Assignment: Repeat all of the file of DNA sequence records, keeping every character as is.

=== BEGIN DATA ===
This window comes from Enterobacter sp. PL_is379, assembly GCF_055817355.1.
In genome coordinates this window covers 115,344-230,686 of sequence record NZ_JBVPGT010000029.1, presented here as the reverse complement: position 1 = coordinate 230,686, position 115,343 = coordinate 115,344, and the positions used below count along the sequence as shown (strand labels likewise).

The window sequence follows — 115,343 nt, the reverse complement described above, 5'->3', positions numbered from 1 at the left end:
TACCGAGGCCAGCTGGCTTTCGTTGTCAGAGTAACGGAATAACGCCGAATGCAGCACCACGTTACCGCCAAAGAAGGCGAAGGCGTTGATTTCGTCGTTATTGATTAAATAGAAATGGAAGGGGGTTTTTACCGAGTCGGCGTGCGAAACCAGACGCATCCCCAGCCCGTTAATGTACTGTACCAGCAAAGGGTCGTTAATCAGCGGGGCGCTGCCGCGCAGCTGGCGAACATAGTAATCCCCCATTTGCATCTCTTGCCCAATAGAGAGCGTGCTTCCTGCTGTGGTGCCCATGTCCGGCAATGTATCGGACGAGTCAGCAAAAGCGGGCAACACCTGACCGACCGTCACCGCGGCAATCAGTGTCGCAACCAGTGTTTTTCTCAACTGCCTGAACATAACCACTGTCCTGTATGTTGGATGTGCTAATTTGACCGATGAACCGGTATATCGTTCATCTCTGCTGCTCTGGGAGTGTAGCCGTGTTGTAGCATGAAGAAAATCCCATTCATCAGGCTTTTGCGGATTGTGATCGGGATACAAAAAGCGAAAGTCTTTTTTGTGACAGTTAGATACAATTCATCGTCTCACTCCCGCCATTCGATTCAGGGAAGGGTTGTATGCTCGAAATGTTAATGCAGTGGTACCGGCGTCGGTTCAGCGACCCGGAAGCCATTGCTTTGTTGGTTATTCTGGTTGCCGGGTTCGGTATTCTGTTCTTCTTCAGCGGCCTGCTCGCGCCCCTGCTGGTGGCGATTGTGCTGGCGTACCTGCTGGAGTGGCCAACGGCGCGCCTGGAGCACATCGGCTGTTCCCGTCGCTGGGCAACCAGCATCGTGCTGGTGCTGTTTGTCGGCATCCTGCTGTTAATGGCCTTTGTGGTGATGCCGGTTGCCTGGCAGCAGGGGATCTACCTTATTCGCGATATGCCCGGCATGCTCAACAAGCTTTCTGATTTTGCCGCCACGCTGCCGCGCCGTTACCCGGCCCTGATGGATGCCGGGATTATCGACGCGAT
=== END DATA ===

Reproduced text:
This window comes from Enterobacter sp. PL_is379, assembly GCF_055817355.1.
In genome coordinates this window covers 115,344-230,686 of sequence record NZ_JBVPGT010000029.1, presented here as the reverse complement: position 1 = coordinate 230,686, position 115,343 = coordinate 115,344, and the positions used below count along the sequence as shown (strand labels likewise).

The window sequence follows — 115,343 nt, the reverse complement described above, 5'->3', positions numbered from 1 at the left end:
TACCGAGGCCAGCTGGCTTTCGTTGTCAGAGTAACGGAATAACGCCGAATGCAGCACCACGTTACCGCCAAAGAAGGCGAAGGCGTTGATTTCGTCGTTATTGATTAAATAGAAATGGAAGGGGGTTTTTACCGAGTCGGCGTGCGAAACCAGACGCATCCCCAGCCCGTTAATGTACTGTACCAGCAAAGGGTCGTTAATCAGCGGGGCGCTGCCGCGCAGCTGGCGAACATAGTAATCCCCCATTTGCATCTCTTGCCCAATAGAGAGCGTGCTTCCTGCTGTGGTGCCCATGTCCGGCAATGTATCGGACGAGTCAGCAAAAGCGGGCAACACCTGACCGACCGTCACCGCGGCAATCAGTGTCGCAACCAGTGTTTTTCTCAACTGCCTGAACATAACCACTGTCCTGTATGTTGGATGTGCTAATTTGACCGATGAACCGGTATATCGTTCATCTCTGCTGCTCTGGGAGTGTAGCCGTGTTGTAGCATGAAGAAAATCCCATTCATCAGGCTTTTGCGGATTGTGATCGGGATACAAAAAGCGAAAGTCTTTTTTGTGACAGTTAGATACAATTCATCGTCTCACTCCCGCCATTCGATTCAGGGAAGGGTTGTATGCTCGAAATGTTAATGCAGTGGTACCGGCGTCGGTTCAGCGACCCGGAAGCCATTGCTTTGTTGGTTATTCTGGTTGCCGGGTTCGGTATTCTGTTCTTCTTCAGCGGCCTGCTCGCGCCCCTGCTGGTGGCGATTGTGCTGGCGTACCTGCTGGAGTGGCCAACGGCGCGCCTGGAGCACATCGGCTGTTCCCGTCGCTGGGCAACCAGCATCGTGCTGGTGCTGTTTGTCGGCATCCTGCTGTTAATGGCCTTTGTGGTGATGCCGGTTGCCTGGCAGCAGGGGATCTACCTTATTCGCGATATGCCCGGCATGCTCAACAAGCTTTCTGATTTTGCCGCCACGCTGCCGCGCCGTTACCCGGCCCTGATGGATGCCGGGATTATCGACGCGAT